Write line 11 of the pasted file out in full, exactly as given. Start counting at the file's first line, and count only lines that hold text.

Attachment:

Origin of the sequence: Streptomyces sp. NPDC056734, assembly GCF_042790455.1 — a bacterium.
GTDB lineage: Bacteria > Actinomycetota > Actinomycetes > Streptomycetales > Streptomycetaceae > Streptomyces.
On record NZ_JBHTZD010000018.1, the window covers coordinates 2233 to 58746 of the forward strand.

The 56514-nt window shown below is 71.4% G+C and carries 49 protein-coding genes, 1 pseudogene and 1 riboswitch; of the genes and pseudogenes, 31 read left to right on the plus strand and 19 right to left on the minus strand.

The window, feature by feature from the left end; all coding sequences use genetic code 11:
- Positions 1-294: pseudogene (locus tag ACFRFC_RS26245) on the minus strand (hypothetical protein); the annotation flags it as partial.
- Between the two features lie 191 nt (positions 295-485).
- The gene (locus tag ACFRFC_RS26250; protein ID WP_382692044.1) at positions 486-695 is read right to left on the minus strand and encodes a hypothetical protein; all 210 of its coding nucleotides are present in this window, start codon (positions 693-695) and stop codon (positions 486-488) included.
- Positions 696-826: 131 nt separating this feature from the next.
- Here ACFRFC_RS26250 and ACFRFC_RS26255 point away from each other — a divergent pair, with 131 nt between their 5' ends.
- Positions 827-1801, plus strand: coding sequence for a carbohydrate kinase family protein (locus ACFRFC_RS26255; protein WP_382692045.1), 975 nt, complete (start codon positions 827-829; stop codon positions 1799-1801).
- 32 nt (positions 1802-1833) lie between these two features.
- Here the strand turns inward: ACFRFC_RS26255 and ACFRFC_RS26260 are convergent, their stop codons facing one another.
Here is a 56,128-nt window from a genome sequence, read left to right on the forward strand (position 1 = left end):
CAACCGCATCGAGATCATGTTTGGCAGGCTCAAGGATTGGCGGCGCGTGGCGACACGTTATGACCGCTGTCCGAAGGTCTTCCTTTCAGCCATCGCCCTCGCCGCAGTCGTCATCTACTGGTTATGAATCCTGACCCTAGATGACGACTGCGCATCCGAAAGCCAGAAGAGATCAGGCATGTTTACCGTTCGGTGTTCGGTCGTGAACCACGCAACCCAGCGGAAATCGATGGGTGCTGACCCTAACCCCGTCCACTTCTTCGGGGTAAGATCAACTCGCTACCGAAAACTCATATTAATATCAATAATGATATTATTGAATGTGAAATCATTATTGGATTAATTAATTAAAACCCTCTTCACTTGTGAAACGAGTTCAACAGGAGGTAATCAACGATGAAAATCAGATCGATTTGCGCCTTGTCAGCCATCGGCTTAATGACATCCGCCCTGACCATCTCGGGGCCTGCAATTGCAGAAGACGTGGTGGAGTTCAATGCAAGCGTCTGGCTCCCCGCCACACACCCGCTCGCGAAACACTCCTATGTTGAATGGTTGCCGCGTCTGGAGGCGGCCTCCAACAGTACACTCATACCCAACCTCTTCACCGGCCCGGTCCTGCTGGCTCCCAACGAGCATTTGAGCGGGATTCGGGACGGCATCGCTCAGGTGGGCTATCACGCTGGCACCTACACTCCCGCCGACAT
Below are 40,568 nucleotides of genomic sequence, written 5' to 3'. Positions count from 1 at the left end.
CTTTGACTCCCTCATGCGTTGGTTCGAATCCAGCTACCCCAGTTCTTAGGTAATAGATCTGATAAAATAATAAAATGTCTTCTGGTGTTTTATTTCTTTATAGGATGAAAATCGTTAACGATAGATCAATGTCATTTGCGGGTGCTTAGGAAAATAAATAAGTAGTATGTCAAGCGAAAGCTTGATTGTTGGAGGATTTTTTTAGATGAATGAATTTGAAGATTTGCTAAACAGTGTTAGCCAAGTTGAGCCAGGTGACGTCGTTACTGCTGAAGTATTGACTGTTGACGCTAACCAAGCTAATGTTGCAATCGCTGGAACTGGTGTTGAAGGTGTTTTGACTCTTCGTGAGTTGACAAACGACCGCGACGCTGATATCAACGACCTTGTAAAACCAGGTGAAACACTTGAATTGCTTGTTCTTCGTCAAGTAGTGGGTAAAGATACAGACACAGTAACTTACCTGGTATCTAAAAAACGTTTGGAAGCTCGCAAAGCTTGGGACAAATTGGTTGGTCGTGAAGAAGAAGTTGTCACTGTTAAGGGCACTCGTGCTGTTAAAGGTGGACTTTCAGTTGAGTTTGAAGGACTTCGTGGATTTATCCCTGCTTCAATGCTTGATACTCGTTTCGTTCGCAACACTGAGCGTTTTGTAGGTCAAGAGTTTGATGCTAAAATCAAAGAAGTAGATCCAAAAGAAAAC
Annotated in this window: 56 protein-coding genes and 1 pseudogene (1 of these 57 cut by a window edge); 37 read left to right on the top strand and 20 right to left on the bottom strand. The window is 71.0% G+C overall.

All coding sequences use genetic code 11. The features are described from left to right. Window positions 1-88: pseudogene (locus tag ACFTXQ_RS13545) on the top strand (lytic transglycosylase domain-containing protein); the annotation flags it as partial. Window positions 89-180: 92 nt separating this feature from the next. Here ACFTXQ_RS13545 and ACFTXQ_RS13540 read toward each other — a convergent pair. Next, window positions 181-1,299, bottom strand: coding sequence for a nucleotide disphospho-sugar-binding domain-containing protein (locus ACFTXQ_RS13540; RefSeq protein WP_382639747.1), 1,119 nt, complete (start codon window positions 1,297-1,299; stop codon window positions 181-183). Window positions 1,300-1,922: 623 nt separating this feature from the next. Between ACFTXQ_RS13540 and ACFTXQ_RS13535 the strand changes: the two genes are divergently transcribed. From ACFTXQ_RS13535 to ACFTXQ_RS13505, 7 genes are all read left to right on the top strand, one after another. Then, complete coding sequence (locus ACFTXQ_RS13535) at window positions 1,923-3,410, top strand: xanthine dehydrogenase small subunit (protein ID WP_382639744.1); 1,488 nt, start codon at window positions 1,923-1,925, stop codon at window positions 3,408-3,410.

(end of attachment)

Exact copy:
- Positions 827-1801, plus strand: coding sequence for a carbohydrate kinase family protein (locus ACFRFC_RS26255; protein WP_382692045.1), 975 nt, complete (start codon positions 827-829; stop codon positions 1799-1801).